Israeli officials say they believe radical and militant Palestinian
groups Hamas and Fatah have come together to plan past and future
terrorist attacks against the Jewish state.

The new cooperative effort, which comes with the blessing of some
Palestinian Authority security personnel, is believed responsible for
terrorist attacks recently in the Gaza Strip, officials said, according
to the daily Israeli newspaper Ha’aretz.

Each group, Israeli security officials believe, has contributed
specific skills and expertise to the planning of new attacks. Officials
also said yesterday they worry that the cooperative effort will
eventually produce more sophisticated and deadly attacks in Israel

“One [new] warning refers to a possible car-bomb attack within the
Dan Region,” the paper said.

Meanwhile, the Palestinian Authority released nine more members of
the Hamas organization from a prison in the Nablus region before Israeli
helicopter gunships attacked the region.

The Fatah faction is loyal to Palestinian leader Yasser Arafat.

The fighting between Israelis and Palestinians in the month-long
conflict, which has killed 148 people, also threatens to divide Israel
from other Arab nations with which the Jewish state had previously

As the sixth anniversary last week of a peace treaty between Israel
and Jordan went unnoticed, security experts in the Mideast say the
longer the violence continues, the more pressure the Jordanian
government will be under to break ties with the Jewish state.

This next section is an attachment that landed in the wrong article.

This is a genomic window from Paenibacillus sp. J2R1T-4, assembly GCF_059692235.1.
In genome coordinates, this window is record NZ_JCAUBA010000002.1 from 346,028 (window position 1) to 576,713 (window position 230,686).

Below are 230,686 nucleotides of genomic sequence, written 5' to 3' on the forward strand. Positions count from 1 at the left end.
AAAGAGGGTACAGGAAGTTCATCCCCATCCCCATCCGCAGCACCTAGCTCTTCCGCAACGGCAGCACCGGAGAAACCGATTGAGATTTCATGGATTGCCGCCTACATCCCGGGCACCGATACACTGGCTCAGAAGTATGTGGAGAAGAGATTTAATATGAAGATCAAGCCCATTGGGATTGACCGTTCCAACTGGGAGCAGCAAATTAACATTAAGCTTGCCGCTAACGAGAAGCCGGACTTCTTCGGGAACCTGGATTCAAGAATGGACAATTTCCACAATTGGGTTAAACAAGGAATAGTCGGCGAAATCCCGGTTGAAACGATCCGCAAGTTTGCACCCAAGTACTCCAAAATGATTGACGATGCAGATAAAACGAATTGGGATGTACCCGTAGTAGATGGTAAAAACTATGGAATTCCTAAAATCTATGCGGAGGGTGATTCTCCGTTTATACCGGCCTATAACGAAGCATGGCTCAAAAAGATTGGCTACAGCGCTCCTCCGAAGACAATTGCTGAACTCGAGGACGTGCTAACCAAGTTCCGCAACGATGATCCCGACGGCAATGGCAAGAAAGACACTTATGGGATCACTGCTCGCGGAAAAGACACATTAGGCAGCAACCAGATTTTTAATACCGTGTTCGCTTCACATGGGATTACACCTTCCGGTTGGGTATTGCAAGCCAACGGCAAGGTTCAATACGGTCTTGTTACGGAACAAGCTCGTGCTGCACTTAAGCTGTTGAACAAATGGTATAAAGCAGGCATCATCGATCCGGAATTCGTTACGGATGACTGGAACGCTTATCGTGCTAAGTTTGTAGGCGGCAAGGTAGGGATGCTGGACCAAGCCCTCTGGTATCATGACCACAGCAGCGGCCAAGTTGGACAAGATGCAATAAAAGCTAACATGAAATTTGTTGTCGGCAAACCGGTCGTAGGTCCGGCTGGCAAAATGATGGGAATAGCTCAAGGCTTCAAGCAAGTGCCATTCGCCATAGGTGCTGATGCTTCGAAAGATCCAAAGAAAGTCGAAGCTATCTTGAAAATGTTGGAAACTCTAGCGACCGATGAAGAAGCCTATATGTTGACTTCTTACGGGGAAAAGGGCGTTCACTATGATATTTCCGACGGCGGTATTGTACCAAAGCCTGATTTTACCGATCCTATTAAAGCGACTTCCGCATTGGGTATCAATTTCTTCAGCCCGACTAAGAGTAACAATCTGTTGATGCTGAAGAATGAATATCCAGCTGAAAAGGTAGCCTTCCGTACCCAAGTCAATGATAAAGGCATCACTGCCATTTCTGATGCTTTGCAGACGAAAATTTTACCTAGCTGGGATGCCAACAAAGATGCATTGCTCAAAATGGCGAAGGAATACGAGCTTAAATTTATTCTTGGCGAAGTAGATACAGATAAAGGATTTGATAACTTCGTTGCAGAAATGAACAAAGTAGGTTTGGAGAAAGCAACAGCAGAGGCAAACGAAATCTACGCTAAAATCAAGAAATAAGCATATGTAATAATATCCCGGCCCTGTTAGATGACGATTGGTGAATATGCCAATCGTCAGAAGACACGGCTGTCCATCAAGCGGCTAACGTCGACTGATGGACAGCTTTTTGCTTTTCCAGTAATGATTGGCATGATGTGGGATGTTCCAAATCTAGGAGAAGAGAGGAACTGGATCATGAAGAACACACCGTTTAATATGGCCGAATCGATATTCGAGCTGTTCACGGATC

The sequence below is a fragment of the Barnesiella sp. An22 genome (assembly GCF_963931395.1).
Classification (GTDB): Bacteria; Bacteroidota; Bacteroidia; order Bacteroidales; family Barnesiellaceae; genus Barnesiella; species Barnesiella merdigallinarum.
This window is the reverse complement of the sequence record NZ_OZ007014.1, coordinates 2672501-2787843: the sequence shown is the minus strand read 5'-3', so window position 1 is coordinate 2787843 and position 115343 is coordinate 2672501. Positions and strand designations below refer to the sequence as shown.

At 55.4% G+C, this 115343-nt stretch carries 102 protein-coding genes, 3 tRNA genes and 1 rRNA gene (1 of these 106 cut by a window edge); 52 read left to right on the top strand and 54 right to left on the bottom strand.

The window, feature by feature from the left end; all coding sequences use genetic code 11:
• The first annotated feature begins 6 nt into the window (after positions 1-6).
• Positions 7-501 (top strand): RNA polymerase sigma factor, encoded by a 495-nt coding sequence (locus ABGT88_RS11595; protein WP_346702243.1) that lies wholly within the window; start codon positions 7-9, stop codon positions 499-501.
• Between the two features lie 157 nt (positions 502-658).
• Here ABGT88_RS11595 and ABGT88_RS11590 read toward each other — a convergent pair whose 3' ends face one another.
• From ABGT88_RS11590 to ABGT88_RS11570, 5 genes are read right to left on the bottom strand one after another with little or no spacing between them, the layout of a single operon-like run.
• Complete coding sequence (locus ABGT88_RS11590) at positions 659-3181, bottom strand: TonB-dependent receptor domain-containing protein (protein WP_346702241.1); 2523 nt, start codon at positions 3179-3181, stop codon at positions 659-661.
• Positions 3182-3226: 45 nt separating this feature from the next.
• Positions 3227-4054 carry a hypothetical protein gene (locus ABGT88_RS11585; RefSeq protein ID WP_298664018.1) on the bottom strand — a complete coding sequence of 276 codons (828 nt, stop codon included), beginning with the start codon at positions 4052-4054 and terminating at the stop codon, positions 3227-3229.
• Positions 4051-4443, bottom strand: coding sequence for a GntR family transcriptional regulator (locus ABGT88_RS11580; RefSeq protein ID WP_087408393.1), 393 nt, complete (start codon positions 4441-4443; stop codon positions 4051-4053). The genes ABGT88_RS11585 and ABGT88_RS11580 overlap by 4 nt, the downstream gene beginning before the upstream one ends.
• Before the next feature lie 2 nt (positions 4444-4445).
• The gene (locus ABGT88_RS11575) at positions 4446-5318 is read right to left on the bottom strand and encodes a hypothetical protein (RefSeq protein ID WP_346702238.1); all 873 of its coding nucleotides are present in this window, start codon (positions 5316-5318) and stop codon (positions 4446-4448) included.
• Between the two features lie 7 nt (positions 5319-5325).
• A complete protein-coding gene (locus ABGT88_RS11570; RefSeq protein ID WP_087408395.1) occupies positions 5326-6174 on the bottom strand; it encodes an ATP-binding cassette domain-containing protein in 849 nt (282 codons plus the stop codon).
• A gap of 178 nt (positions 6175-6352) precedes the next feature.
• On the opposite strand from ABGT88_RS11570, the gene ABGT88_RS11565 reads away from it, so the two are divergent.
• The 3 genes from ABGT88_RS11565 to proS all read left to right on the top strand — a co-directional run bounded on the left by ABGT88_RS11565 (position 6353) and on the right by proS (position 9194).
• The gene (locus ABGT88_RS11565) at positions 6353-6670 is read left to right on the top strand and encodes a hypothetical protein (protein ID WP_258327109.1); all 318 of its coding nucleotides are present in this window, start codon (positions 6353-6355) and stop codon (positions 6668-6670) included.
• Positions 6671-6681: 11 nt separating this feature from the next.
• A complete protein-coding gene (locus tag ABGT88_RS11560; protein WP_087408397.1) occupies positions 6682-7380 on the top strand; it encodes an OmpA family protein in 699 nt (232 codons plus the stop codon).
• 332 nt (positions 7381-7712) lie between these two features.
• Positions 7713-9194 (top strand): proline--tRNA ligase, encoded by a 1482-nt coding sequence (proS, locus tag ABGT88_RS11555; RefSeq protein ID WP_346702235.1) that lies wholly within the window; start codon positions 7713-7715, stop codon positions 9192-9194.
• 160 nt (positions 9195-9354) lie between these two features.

Since the violence began Sept. 28, reports said some of the largest
street protests in years have taken place in Amman — the capital of
Jordan — with sympathy for the Palestinians running at new highs.

In 1994, Jordan elected to become the second nation after Egypt to
sign a formal peace deal with Israel as a means to improve its weak
economy. But the new violence — and the new sympathy within its
population of 5 million, most of whom claim Palestinian descent —
threatens once again to undermine the country’s economic progress,
experts said in published reports yesterday.

“Unfortunately, since the peace treaty, our economy is retreating and
poverty and unemployment have increased,” Salameh al-Hiyari, a local
deputy from the city of Salt, told reporters from the Dawn Newspaper

Hence, experts said, deteriorating economic conditions coupled with
high anti-Israel sentiment could eventually force the Jordanian
leadership — if the conflict lasts — to reconsider its ties to Israel.

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